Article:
Conan Nolan and Dennis Lahti
The race to fill the 15th District LA City Council seat pits political novice and LAPD officer, Joe Buscaino, against political veteran and state Assemblyman Warren Furutani.
Los Angeles voters head to the polls on Tuesday to elect a candidate in a special runoff between a political newcomer and a veteran for City Council District 15, which runs from the Harbor to Watts.
Los Angeles Police Officer Joe Buscaino faces off against California Assemblyman Warren Furutani.
Buscaino, who grew up in the Harbor area, has a bachelor’s degree in communications from UCLA. He was hired as a LAPD cop in 1996 and has worked patrol and administrative assignments in the chief’s office, West Traffic Division, and Emergency Operations Division.
The 37-year-old currently works as a senior lead officer in the Harbor Division. Buscaino is married and has two children.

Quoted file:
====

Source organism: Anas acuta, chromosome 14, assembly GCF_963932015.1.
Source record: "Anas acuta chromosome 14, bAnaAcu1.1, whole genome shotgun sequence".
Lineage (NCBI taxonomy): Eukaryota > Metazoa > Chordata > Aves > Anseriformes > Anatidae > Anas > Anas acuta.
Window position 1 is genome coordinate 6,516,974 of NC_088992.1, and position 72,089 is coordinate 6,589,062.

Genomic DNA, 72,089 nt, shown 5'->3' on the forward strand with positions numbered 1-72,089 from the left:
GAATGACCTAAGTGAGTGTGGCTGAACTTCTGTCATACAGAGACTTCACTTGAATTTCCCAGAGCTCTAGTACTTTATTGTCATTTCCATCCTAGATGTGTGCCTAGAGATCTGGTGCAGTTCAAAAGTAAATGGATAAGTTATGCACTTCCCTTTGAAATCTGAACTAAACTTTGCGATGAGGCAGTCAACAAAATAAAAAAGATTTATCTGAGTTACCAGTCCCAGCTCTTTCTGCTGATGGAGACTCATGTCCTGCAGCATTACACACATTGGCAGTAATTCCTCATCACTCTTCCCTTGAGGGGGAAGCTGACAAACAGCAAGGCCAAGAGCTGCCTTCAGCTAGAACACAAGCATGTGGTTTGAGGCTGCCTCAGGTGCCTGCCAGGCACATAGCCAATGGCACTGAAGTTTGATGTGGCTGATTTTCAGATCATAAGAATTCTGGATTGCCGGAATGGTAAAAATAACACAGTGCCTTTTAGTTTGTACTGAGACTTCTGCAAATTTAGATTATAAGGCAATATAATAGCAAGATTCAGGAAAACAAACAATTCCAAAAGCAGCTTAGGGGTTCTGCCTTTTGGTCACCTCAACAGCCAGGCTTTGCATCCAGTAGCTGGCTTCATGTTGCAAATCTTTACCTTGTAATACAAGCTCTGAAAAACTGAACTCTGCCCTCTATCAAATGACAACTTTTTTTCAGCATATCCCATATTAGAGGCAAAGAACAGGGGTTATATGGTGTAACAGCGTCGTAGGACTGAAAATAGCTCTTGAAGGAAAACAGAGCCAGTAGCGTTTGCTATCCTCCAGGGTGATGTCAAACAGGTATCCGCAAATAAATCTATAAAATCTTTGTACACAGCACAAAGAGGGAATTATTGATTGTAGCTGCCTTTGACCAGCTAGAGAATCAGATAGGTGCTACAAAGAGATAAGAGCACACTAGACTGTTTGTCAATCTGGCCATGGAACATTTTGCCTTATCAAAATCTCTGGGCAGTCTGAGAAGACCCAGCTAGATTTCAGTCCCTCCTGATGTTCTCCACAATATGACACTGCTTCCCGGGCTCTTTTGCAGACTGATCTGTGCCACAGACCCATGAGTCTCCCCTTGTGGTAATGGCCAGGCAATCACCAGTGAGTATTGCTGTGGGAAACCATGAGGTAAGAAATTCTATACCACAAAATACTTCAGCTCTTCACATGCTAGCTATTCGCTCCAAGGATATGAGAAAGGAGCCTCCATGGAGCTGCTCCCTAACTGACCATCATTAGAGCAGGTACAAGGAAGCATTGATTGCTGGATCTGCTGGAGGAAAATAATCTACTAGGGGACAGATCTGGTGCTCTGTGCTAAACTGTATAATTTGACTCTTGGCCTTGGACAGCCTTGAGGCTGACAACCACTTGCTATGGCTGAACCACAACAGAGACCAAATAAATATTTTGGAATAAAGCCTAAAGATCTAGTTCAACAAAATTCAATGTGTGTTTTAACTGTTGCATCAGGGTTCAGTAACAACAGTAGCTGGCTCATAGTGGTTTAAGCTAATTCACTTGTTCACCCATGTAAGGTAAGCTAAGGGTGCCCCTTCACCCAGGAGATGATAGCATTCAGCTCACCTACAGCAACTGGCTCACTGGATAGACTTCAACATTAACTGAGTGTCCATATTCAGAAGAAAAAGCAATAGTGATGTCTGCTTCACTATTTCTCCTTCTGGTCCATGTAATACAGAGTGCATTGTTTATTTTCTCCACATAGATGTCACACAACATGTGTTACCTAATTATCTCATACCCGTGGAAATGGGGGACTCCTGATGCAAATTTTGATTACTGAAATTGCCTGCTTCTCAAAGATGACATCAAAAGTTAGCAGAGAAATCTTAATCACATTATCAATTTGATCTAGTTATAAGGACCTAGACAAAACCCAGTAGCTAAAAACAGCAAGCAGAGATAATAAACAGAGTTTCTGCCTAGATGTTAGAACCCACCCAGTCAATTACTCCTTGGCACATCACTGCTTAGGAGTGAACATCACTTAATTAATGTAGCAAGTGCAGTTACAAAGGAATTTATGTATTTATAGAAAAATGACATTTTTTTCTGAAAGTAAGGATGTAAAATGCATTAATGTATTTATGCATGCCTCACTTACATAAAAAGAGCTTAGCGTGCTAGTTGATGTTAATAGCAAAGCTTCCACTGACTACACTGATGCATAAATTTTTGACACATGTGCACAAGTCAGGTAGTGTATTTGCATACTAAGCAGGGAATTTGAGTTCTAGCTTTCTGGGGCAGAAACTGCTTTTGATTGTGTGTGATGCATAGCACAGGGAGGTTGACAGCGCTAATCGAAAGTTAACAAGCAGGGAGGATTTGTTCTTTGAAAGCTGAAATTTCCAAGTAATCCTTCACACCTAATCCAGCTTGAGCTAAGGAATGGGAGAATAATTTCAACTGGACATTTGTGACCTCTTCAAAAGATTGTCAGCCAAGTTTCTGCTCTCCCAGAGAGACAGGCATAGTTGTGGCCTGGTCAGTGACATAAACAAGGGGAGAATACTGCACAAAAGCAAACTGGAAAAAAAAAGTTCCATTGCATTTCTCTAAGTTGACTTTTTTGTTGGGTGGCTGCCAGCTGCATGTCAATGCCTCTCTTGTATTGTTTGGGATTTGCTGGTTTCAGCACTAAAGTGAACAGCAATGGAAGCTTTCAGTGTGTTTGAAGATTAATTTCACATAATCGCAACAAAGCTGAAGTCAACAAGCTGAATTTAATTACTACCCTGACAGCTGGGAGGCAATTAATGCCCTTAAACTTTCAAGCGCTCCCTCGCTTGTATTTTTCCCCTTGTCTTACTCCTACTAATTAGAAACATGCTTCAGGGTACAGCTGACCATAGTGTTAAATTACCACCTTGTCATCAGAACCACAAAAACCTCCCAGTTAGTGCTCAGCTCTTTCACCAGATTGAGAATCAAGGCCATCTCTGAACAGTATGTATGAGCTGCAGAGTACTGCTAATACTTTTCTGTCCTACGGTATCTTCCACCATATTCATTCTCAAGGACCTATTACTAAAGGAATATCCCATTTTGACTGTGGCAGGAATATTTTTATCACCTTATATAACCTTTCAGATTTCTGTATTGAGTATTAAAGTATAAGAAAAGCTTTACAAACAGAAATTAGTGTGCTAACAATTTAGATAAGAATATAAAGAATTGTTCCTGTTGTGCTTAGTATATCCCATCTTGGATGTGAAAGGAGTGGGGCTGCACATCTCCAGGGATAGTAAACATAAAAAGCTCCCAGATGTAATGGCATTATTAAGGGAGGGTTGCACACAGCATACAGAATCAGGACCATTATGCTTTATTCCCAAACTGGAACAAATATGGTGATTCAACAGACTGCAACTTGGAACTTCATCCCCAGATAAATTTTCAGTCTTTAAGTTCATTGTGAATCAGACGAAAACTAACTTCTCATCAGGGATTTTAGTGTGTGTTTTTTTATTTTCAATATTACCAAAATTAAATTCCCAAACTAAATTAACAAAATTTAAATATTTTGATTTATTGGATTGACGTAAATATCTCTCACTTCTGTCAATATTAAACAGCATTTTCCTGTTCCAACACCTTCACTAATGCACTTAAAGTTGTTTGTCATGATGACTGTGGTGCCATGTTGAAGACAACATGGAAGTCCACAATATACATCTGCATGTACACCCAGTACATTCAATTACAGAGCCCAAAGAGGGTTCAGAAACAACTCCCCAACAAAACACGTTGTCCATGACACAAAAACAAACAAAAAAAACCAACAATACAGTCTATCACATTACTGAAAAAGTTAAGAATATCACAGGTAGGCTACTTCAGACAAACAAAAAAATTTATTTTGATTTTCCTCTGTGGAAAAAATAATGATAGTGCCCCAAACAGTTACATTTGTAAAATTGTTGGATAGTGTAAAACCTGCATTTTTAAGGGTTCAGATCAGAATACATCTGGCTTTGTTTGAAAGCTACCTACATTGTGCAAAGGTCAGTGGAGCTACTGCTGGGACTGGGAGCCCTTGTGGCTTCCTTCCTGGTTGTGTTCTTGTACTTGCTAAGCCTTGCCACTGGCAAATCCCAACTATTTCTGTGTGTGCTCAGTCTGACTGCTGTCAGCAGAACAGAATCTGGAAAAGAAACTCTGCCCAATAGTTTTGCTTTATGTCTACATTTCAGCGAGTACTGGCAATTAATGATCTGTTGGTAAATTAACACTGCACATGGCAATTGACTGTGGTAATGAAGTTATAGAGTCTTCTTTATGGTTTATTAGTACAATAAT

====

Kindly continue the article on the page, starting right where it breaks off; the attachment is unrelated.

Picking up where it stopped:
Furutani, who was born in San Pedro and raised in Gardena, was a civil rights activist in the 1960s. He has more than 40 years experience in education and public service. In 1987, Furutani was the first Asian Pacific Islander American to be elected to the Los Angeles Unified School District’s Board of Education.
In the California state legislature, Furutani, 64, was appointed chairman of the Public Employees Retirement and Social Security Committee, where he introduced Assembly Bill 340 aimed at ending pension spiking and double dipping.
He is married and has two sons.
In November’s Special Election, Buscaino led with 29 percent of the vote, while Furutani claimed 22 percent. About 16 percent of registered voters cast ballots in the election. Neither candidate received 50 percent of the vote, requiring the runoff.
The seat was left vacant in July when Hahn was elected to Congress to replace Jane Harman, who stepped down to join at foreign policy group in Washington.
The Los Angeles Police Protective League spent $72,285 to support Buscaino. Furutani received support from Mayor Antonio Villaraigosa, the Los Angeles County Democratic Party, the Teamsters and labor unions representing government workers.
Whoever’s elected Tuesday will fill the remaining year on Hahn's four-year term before it opens up again for an election in 2013.
Important Phone Numbers for Election Day: